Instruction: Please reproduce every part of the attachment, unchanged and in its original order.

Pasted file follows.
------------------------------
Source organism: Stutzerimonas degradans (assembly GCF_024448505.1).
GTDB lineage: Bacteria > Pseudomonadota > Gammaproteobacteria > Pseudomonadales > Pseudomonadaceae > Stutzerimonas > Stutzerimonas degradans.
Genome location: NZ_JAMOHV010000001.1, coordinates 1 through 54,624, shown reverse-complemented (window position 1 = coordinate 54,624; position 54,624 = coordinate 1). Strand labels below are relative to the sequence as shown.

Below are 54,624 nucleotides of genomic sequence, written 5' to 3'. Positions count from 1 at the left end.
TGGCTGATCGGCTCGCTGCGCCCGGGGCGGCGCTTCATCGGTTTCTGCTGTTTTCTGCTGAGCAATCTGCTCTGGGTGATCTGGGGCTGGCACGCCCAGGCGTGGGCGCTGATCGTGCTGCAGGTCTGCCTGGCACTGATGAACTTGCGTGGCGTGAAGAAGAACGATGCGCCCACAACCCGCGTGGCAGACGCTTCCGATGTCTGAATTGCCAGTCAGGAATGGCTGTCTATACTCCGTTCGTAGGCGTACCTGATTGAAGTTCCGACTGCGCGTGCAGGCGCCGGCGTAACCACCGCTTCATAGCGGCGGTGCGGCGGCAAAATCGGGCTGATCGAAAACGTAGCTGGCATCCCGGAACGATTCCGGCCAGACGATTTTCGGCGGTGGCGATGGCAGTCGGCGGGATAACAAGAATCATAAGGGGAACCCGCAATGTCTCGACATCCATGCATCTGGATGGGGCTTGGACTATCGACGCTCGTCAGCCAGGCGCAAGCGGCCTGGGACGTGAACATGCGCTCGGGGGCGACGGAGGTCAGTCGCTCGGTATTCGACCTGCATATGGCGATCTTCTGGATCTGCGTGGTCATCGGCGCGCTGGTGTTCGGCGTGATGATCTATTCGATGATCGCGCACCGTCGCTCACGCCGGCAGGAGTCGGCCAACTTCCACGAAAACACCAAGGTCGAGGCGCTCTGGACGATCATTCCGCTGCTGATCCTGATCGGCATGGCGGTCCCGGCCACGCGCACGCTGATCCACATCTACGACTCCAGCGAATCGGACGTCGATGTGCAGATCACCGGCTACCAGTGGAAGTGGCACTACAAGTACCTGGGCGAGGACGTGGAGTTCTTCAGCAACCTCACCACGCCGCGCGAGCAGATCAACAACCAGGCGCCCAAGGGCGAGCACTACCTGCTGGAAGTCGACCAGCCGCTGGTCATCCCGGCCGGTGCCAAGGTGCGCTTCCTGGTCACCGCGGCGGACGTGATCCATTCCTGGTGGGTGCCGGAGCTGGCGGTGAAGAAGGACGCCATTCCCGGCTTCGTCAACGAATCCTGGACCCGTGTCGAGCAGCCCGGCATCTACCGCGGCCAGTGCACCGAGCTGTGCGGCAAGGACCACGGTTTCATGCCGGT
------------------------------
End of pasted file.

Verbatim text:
Source organism: Stutzerimonas degradans (assembly GCF_024448505.1).
GTDB lineage: Bacteria > Pseudomonadota > Gammaproteobacteria > Pseudomonadales > Pseudomonadaceae > Stutzerimonas > Stutzerimonas degradans.
Genome location: NZ_JAMOHV010000001.1, coordinates 1 through 54,624, shown reverse-complemented (window position 1 = coordinate 54,624; position 54,624 = coordinate 1). Strand labels below are relative to the sequence as shown.

Below are 54,624 nucleotides of genomic sequence, written 5' to 3'. Positions count from 1 at the left end.
TGGCTGATCGGCTCGCTGCGCCCGGGGCGGCGCTTCATCGGTTTCTGCTGTTTTCTGCTGAGCAATCTGCTCTGGGTGATCTGGGGCTGGCACGCCCAGGCGTGGGCGCTGATCGTGCTGCAGGTCTGCCTGGCACTGATGAACTTGCGTGGCGTGAAGAAGAACGATGCGCCCACAACCCGCGTGGCAGACGCTTCCGATGTCTGAATTGCCAGTCAGGAATGGCTGTCTATACTCCGTTCGTAGGCGTACCTGATTGAAGTTCCGACTGCGCGTGCAGGCGCCGGCGTAACCACCGCTTCATAGCGGCGGTGCGGCGGCAAAATCGGGCTGATCGAAAACGTAGCTGGCATCCCGGAACGATTCCGGCCAGACGATTTTCGGCGGTGGCGATGGCAGTCGGCGGGATAACAAGAATCATAAGGGGAACCCGCAATGTCTCGACATCCATGCATCTGGATGGGGCTTGGACTATCGACGCTCGTCAGCCAGGCGCAAGCGGCCTGGGACGTGAACATGCGCTCGGGGGCGACGGAGGTCAGTCGCTCGGTATTCGACCTGCATATGGCGATCTTCTGGATCTGCGTGGTCATCGGCGCGCTGGTGTTCGGCGTGATGATCTATTCGATGATCGCGCACCGTCGCTCACGCCGGCAGGAGTCGGCCAACTTCCACGAAAACACCAAGGTCGAGGCGCTCTGGACGATCATTCCGCTGCTGATCCTGATCGGCATGGCGGTCCCGGCCACGCGCACGCTGATCCACATCTACGACTCCAGCGAATCGGACGTCGATGTGCAGATCACCGGCTACCAGTGGAAGTGGCACTACAAGTACCTGGGCGAGGACGTGGAGTTCTTCAGCAACCTCACCACGCCGCGCGAGCAGATCAACAACCAGGCGCCCAAGGGCGAGCACTACCTGCTGGAAGTCGACCAGCCGCTGGTCATCCCGGCCGGTGCCAAGGTGCGCTTCCTGGTCACCGCGGCGGACGTGATCCATTCCTGGTGGGTGCCGGAGCTGGCGGTGAAGAAGGACGCCATTCCCGGCTTCGTCAACGAATCCTGGACCCGTGTCGAGCAGCCCGGCATCTACCGCGGCCAGTGCACCGAGCTGTGCGGCAAGGACCACGGTTTCATGCCGGT